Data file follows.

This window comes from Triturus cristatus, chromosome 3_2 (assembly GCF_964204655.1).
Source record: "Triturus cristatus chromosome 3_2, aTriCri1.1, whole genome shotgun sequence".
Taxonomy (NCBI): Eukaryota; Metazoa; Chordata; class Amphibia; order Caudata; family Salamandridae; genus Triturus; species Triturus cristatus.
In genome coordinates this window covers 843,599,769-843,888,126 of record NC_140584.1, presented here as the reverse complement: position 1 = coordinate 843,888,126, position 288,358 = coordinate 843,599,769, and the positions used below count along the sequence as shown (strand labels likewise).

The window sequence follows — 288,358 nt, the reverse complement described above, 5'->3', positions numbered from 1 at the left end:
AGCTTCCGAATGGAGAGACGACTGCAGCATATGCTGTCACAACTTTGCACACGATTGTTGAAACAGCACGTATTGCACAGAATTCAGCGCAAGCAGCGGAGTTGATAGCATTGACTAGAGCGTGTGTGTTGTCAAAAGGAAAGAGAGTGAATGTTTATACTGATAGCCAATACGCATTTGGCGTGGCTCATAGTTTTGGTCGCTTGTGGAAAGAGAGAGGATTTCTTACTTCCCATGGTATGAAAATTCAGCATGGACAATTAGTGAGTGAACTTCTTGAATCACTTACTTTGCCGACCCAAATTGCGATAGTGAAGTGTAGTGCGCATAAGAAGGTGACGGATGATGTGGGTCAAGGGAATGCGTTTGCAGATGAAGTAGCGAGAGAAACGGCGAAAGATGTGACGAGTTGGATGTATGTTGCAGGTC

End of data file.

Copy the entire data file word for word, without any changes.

This window comes from Triturus cristatus, chromosome 3_2 (assembly GCF_964204655.1).
Source record: "Triturus cristatus chromosome 3_2, aTriCri1.1, whole genome shotgun sequence".
Taxonomy (NCBI): Eukaryota; Metazoa; Chordata; class Amphibia; order Caudata; family Salamandridae; genus Triturus; species Triturus cristatus.
In genome coordinates this window covers 843,599,769-843,888,126 of record NC_140584.1, presented here as the reverse complement: position 1 = coordinate 843,888,126, position 288,358 = coordinate 843,599,769, and the positions used below count along the sequence as shown (strand labels likewise).

The window sequence follows — 288,358 nt, the reverse complement described above, 5'->3', positions numbered from 1 at the left end:
AGCTTCCGAATGGAGAGACGACTGCAGCATATGCTGTCACAACTTTGCACACGATTGTTGAAACAGCACGTATTGCACAGAATTCAGCGCAAGCAGCGGAGTTGATAGCATTGACTAGAGCGTGTGTGTTGTCAAAAGGAAAGAGAGTGAATGTTTATACTGATAGCCAATACGCATTTGGCGTGGCTCATAGTTTTGGTCGCTTGTGGAAAGAGAGAGGATTTCTTACTTCCCATGGTATGAAAATTCAGCATGGACAATTAGTGAGTGAACTTCTTGAATCACTTACTTTGCCGACCCAAATTGCGATAGTGAAGTGTAGTGCGCATAAGAAGGTGACGGATGATGTGGGTCAAGGGAATGCGTTTGCAGATGAAGTAGCGAGAGAAACGGCGAAAGATGTGACGAGTTGGATGTATGTTGCAGGTC